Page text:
Dec 3, 2020

Paul BatesPaul Bates, a Quadrant Alumnus, talks about his journey to becoming a marine service technician

Are you curious about the many boat-minded individuals who seek out MST training with Quadrant Marine? What sorts of intriguing paths might they take after their apprenticeships and training with us are complete? I sat down with one of our alumni, Paul Bates, at his Bates Marine wood shop in downtown Victoria to find out exactly that!

Paul Bates’ passion for boats and woodworking started long before he began training with Quadrant Marine. Growing up in Ontario and spending time at tiny Lake Sunova, he was busy making and fixing boats from a very young age. Paul credits his mom, a college trades teacher, with developing his woodworking skills. “She would bring me into her work and teach me how to use all types of wood work machines and tools”, he says. Paul’s interest in woodwork and restoration gained momentum with the opportunity to take a co-op class at a local airport where he assisted in an 8000-hour restoration of an oak, fabric, and aluminum WW2 Stearman biplane.

Paul at WorkAfter high school, Paul moved out west to work with his cousin’s charter boat business on the mainland. Being in charge of the entire fleet’s off-season haul-outs only fueled his desire to work on boats, and he decided to make it a professional goal. He began his apprenticeship with Jesperson Boat Builders, enrolled as a student with Quadrant Marine, and spent the next several years learning and training to be a marine service technician. His main passion was learning the craft of building and fixing wood boats, and he also eagerly acquired other branches of the MST trade such as painting and fiber glassing.

He has some advice for anyone considering marine service technician training: “Keep it broad,” Paul says, “diversification is key.” This comprehensive approach is something he encourages any potential MST student to keep in mind, as broad competency makes technicians more valuable. “Be open to all trades, not just your own area. Knowing more than just your own system is huge in the long run.” He gives the example of a marine plumber who needs to drill through fiber glass to install plumbing systems, who then also knows how to fix and finish the fibre glass: “You don’t want to have to call someone else in to finish the job,” he says.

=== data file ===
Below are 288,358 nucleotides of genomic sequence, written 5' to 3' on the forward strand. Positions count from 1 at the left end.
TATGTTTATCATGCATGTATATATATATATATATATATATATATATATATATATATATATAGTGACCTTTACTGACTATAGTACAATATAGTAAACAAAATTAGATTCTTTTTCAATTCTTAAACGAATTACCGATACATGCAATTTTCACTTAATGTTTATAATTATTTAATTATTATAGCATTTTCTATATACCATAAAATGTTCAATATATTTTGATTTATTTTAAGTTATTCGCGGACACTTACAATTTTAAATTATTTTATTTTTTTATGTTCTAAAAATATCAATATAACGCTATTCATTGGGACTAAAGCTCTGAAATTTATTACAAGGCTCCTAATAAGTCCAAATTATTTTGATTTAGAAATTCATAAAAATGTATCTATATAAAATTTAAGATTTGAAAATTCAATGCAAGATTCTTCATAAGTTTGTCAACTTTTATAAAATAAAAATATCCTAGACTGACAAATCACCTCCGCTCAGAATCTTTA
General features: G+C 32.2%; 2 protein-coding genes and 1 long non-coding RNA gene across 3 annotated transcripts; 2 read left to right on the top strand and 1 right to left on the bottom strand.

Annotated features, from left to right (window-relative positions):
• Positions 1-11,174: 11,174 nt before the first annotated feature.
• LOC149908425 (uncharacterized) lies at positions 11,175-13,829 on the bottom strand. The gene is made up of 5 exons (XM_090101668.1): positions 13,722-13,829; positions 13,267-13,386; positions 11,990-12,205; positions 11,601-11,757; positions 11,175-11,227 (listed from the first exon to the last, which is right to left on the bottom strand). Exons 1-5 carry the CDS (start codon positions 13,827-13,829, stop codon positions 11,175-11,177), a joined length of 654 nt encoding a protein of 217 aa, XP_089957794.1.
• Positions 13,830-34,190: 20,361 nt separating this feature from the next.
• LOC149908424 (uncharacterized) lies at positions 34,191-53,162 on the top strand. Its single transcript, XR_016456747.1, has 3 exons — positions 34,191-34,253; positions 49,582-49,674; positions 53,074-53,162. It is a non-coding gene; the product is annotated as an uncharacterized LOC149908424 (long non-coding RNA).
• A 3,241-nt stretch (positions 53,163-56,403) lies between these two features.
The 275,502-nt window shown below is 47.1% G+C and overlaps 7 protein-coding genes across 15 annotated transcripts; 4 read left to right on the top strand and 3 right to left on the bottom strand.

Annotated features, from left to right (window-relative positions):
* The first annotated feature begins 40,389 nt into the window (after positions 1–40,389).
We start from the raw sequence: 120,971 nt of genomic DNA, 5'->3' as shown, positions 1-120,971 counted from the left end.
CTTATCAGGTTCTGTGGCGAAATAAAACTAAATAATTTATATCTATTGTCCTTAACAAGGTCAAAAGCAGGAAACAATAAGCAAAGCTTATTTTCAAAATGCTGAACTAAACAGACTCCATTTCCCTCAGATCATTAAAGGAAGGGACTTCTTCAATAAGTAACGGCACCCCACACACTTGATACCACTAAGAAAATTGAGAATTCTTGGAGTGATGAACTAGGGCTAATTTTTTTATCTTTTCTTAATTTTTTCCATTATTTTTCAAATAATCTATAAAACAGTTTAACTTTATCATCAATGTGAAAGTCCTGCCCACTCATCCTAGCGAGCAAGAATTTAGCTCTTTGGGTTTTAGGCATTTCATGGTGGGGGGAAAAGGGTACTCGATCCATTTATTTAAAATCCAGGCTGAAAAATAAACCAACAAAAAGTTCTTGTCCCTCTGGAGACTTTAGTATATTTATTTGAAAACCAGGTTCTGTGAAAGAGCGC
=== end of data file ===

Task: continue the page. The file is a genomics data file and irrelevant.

Final Touches Before LaunchAfter finishing his apprenticeship and training, Paul struck out on his own and has been working for himself ever since. He started Bates Marine over four years ago, offering many services including (but not limited to) custom interior and exterior woodwork for wood and fibreglass boats, systems repair and installation, paint and gelcoat application, as well as electric boat conversions and design. Paul is now busy with the day-to-day tasks of running of his business. On a typical morning, you’ll find him “calling customers, organizing tools and materials, and then going to do the project.” Afternoons are for answering calls and more organization. “Every day I write down what I’ve done; I log materials, hours, etc,” Paul says. “You’ve got to be organized or you lose time and money”.

The pride that Paul takes in his job is clear. His commitment to retain what he says the “traditional practices [of wooden boat construction] and integrate them into new concepts which inspire others to keep up the old beauty with a new touch” is helping keep the spirit of wooden boat building alive in this modern world.

If you are curious about marine service technician training with Quadrant Marine Institution, please get in touch with us for more information. Quadrant Marine Institute 

For more from Paul Bates, check out his website at: Home

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